You don’t see it, but some days
I drag moonlit danger behind me like a veil of milky dust
casting itself off of my crown. I balance
armies of fire on the backs of my arms and
use them for wings. I hear
the stars rubbing their legs together for the want of music
and hanging gold fiddled notes on Venus’ earlobes. They
chime, making love in the solar wind.
I strap bass lines onto my back;
wrap chain mail angels around my chest;
strap thunderclouds to the soles of my feet;
and I dance.
You wouldn’t know it,
but I have a thousand Heavens
and just as many Hells burning inside. You see
the computer mind, but not the
glass shatter heart. I sometimes wonder
if I am a transparent kachina in your line of sight, if you can
already see how much I burn; but you
always prove me wrong. You
try to unzip me, and see my eyes fleeing away from you
like startled ponies. Do you really
know me? If you did, you would know that
if I look at you too long, I might burst.
But you don’t know. And how can I tell you?
I consult the dictionary of human behavior every day.
I had to load it into my brain and make it learn
that you open doors with hello and
that you close them with goodbye. I had to learn
the mechanics of when to smile, when to laugh.
If I like you, I tear encyclopedia pages and pictures from off my walls
to give to you as gifts. And if I were to love you, I might
serenade you with music channeled from the
stereo installed into my brain that I first noticed
when I was ten.
But small talk still feels like grease on my
fingertips. And some days, I hear
my own voice rendered in Greek and wonder
when I will speak my own tongue again.
So I will speak my own dialect of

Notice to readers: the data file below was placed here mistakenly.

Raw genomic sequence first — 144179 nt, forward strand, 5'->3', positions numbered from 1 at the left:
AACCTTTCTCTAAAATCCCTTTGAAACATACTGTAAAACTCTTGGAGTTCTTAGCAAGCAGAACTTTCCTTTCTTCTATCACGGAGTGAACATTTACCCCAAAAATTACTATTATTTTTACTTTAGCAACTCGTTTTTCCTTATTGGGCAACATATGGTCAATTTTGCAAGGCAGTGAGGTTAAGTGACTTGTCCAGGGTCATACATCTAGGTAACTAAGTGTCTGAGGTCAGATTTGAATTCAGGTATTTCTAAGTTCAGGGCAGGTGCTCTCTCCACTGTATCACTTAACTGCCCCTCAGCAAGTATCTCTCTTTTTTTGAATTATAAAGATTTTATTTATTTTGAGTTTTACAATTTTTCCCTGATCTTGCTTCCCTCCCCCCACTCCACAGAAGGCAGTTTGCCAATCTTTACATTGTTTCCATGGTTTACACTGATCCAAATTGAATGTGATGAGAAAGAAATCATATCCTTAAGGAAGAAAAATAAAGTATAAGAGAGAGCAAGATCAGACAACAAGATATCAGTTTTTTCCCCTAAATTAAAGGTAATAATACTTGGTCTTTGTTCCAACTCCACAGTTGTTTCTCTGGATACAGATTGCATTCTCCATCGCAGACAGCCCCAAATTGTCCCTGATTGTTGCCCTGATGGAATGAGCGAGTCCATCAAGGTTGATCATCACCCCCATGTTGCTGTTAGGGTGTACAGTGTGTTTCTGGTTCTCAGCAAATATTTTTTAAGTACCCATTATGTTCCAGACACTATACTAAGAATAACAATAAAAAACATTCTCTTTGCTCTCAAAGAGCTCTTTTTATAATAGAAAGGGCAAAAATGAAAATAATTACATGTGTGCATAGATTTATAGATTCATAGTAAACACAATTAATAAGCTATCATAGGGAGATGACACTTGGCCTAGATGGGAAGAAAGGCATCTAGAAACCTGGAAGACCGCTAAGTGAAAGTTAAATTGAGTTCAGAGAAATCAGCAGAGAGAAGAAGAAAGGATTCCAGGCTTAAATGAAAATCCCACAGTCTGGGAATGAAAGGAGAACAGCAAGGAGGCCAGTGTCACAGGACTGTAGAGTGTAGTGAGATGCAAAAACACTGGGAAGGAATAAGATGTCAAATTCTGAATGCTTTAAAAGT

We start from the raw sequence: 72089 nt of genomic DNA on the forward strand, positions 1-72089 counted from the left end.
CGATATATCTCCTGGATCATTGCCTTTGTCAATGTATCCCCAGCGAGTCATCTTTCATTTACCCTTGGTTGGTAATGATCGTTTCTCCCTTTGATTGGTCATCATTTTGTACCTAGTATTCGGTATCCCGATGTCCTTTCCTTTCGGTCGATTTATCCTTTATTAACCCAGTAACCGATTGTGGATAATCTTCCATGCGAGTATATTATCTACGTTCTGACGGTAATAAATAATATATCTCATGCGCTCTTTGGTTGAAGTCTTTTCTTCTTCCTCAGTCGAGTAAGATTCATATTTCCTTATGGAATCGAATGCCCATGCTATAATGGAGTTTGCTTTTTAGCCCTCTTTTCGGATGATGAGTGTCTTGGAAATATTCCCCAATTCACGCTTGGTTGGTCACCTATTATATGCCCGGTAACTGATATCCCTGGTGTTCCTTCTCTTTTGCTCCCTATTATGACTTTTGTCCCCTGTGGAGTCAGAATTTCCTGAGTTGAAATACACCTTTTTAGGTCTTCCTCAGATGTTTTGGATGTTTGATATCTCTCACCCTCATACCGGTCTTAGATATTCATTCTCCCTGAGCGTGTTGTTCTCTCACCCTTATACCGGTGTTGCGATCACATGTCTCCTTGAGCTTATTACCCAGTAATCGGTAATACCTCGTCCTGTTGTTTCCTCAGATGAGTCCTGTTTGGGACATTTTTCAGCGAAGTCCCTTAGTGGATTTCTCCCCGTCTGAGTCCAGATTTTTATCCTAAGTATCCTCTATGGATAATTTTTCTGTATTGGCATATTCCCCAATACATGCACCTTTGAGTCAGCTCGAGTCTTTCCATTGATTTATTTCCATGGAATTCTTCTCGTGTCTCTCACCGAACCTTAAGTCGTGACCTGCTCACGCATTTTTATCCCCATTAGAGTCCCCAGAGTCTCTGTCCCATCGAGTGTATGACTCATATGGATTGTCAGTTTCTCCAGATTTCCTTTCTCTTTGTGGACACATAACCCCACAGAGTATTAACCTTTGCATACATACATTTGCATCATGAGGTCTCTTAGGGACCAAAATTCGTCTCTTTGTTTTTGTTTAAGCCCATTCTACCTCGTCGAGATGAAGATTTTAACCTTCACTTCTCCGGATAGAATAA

encyclopedia notes, photographs, trivia bank entries,
badly sung covers of the originals, words shaped
like arrows. There may be no smiles, no
dance of our eyes, no oil between us to make things
easier. That’s not how I work, and I am
not ashamed of this. And maybe some day, you will
see me dance.
This is my fourth piece for the February 2010 Mini-Challenge over at Read Write Poem. This month’s challenge directed us to gather a poet’s work around us, pull out or underline lines we really liked, and then construct at least two centos, or patchwork poems (one each on days one and two, of course) from those lines. On day 3, we have the option of either writing another cento or parting ways with the lines and writing our own poems based on or inspired by our chosen poet. (And BTW, you can read all of my February Mini-Challenge Poems here.)
I chose to do a few things with this poem. For one thing, I noticed Rimbaud uses simpler, shorter concrete imagery — but his work is still very vivid and arresting — whereas I will try to paint you a huge picture. I tried to go shorter and simpler, yet still vivid. And I used a modified version of a quote from one of his other poems in this piece:
I have stretched ropes from steeple to steeple; garlands from window to window; gold chains from star to star; and I dance.
I also wrote it for Read Write Poem Prompt #115: What Do You Believe? I cheated a little, and didn’t make a list, BUT I know I believe heavily in the concept of neurodiversity and the right of a person to be as they are without having to try to fit in. Also, I’ve been reading a lot lately about Asperger’s Syndrome and ASD and with my therapist’s guidance have been exploring the possibility that I have Asperger’s. And if that is the case, then I don’t consider it being broken or something that needs to be fixed. That is what I believe. And so I let it also inform this poem.
Hope you enjoyed the read.